Monday, May 17, 2010


Depreciation for Tax Purposes in Cash Flow

Two most popular methods of charging depreciation are:
  1. Straight line method
  2. Diminishing balance or written-down value (WDV) method

For reporting to the shareholders, companies could charge depreciation either on the straight-line or the written-down value basis. However, no choice of depreciation method and rates for the tax purpose is available to companies.

Depreciation is allowed as deduction every year on the written-down value basis in respect of fixed assets as per the rates prescribed in the income tax rules. Depreciation is computed on the written down value of the block assets. Block assets means a group of assets falling within a class of assets, being building, machinery, plant or furniture, in respect of which some percentage of depreciation is prescribed. Ocean-going ships are also included in the block of assets.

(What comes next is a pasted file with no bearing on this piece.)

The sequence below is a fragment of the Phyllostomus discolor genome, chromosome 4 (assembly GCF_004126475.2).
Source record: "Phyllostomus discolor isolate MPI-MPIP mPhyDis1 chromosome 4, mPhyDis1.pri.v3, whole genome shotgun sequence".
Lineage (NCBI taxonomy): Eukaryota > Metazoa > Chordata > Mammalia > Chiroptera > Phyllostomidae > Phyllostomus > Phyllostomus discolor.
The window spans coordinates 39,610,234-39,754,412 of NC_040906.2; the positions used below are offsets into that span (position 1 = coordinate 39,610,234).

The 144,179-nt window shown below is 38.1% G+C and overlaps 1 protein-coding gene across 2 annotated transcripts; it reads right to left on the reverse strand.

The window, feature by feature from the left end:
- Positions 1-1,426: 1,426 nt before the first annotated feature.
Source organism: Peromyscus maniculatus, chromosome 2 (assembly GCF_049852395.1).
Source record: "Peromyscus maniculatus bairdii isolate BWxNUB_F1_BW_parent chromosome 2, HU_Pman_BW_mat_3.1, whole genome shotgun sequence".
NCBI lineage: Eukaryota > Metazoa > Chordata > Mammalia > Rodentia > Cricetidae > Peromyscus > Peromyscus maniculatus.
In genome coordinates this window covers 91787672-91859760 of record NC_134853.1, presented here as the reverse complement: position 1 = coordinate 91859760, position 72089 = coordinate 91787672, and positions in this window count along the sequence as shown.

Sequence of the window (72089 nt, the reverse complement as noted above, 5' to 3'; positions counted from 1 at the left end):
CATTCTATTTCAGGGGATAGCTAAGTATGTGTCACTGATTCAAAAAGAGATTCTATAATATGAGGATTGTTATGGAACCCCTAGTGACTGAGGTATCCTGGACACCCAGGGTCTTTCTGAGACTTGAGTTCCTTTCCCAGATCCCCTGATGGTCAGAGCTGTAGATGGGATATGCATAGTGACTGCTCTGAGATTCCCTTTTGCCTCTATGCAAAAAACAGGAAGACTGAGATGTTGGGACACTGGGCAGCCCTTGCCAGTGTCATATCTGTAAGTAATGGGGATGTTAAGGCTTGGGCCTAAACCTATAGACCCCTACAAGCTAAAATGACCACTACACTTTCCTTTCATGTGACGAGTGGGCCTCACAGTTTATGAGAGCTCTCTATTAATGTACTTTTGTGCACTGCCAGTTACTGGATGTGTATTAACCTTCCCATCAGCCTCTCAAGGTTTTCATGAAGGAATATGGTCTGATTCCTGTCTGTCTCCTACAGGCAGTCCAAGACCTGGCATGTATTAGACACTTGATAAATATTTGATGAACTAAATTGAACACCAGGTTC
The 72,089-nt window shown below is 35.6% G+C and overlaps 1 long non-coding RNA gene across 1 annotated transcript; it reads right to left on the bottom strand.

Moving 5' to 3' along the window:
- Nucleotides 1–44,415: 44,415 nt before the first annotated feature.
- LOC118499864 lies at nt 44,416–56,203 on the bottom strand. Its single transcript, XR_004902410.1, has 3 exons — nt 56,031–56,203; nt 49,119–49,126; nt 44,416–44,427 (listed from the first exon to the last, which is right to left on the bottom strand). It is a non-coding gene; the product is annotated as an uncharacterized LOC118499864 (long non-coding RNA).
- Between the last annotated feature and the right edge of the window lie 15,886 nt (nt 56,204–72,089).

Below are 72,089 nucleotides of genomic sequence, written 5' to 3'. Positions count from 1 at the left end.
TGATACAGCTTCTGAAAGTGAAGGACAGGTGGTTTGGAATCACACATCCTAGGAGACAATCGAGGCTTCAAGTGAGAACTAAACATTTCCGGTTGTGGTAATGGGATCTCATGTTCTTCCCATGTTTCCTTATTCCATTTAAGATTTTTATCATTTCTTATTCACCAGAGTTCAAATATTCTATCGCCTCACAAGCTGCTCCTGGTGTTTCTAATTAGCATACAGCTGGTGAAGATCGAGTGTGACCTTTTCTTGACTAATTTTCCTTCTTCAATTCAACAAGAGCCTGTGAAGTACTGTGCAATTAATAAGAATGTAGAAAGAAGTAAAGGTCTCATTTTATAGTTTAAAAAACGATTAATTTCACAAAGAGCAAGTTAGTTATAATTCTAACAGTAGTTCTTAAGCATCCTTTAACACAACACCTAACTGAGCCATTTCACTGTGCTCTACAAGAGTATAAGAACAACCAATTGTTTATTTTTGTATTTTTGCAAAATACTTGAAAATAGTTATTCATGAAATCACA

For example, plant and machinery has been divided into three blocks with three rates of depreciation: 25%, 50% and 100%. Most of the plants and machinery's are covered in the 25% depreciation block. No depreciation is allowed on land.

Depreciation base

In the case of block assets, the written down value is calculated as follows:

  • The aggregate of the written down value of all assets in the block at the beginning of then year
  • Plus the actual cost of any asset in the block acquired during the year
  • Minus the proceeds from the sale of any asset in the block during the year (provides such reduction does not exceed the written down value of the block arrived in the first two items above)

Thus, in a replacement decision, the depreciation base of a net asset (assuming that the new and the old assets belong to the same block assets) will be equal to:

Cost of new equipment + written down value of old equipment – salvage value of old equipment

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